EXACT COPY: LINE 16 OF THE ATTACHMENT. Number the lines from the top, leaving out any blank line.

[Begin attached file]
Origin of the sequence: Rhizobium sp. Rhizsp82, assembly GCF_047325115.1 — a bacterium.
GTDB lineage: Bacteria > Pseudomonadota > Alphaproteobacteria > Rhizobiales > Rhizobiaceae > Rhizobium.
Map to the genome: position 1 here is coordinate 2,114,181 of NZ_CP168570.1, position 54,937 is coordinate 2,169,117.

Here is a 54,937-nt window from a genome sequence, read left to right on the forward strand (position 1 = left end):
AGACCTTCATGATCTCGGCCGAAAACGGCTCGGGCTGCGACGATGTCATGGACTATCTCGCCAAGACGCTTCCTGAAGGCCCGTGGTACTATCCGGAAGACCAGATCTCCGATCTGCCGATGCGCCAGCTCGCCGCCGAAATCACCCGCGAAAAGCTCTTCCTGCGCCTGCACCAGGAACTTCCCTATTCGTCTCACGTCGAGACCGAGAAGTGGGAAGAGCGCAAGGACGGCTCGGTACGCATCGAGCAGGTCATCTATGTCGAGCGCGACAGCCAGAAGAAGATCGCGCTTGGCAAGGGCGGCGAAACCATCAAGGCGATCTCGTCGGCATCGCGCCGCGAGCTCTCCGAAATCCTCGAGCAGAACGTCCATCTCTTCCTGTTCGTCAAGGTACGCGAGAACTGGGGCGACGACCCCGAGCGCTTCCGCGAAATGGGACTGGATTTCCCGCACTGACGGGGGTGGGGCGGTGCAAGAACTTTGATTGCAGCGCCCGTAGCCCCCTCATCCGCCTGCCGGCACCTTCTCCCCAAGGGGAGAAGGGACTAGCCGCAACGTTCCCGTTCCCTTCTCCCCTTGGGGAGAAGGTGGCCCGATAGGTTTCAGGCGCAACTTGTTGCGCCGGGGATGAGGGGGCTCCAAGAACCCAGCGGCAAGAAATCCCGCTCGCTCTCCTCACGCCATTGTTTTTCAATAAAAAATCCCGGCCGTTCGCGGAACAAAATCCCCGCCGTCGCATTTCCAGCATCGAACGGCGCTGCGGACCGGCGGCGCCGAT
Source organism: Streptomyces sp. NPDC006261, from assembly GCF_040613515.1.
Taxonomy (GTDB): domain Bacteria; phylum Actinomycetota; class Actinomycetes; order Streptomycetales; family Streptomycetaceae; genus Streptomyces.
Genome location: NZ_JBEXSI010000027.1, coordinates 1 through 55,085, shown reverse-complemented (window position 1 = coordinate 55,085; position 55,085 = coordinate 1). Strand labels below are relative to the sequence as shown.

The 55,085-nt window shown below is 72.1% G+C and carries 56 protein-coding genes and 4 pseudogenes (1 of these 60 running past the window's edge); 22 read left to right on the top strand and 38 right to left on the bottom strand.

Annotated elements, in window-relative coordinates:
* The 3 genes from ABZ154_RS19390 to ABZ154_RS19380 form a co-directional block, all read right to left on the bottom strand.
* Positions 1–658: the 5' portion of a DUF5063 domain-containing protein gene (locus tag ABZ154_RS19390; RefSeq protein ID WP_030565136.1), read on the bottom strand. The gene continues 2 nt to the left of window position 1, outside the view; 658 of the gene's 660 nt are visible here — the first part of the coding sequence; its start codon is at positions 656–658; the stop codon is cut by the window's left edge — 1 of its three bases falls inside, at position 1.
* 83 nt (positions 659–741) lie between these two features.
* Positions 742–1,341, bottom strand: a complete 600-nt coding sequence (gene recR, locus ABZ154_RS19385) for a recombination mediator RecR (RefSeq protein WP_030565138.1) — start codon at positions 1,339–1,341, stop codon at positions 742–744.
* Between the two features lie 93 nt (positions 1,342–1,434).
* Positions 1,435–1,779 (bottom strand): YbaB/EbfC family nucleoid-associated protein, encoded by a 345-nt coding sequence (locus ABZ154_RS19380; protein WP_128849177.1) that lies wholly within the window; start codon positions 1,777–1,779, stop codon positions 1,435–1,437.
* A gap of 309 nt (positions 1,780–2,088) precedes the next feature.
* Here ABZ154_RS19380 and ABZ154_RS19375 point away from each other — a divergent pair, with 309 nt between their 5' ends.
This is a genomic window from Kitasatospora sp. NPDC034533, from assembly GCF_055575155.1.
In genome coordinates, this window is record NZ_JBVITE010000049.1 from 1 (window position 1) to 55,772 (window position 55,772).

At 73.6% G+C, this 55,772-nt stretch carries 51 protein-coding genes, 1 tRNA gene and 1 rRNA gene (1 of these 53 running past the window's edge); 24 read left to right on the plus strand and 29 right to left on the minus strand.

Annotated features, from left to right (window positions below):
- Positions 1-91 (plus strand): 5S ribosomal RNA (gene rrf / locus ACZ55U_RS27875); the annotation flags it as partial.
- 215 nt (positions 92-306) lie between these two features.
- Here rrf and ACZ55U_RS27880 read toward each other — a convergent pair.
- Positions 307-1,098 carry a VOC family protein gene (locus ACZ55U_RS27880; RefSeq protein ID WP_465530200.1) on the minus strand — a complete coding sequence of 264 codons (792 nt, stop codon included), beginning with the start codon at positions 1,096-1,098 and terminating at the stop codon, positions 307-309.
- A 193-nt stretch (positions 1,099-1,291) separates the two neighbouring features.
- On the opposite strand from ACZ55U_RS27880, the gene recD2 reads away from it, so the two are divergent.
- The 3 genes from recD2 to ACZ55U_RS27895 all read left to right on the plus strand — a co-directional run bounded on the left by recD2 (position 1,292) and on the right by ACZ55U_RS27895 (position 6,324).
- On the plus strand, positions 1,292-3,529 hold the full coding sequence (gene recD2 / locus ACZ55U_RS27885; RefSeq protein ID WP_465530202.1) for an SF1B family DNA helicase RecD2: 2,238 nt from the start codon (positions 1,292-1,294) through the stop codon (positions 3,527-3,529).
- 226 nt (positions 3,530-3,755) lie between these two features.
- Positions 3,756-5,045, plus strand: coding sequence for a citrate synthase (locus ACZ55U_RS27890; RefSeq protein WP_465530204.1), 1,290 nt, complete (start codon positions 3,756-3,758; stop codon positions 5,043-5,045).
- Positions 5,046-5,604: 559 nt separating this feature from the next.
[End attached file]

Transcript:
* Positions 1,435–1,779 (bottom strand): YbaB/EbfC family nucleoid-associated protein, encoded by a 345-nt coding sequence (locus ABZ154_RS19380; protein WP_128849177.1) that lies wholly within the window; start codon positions 1,777–1,779, stop codon positions 1,435–1,437.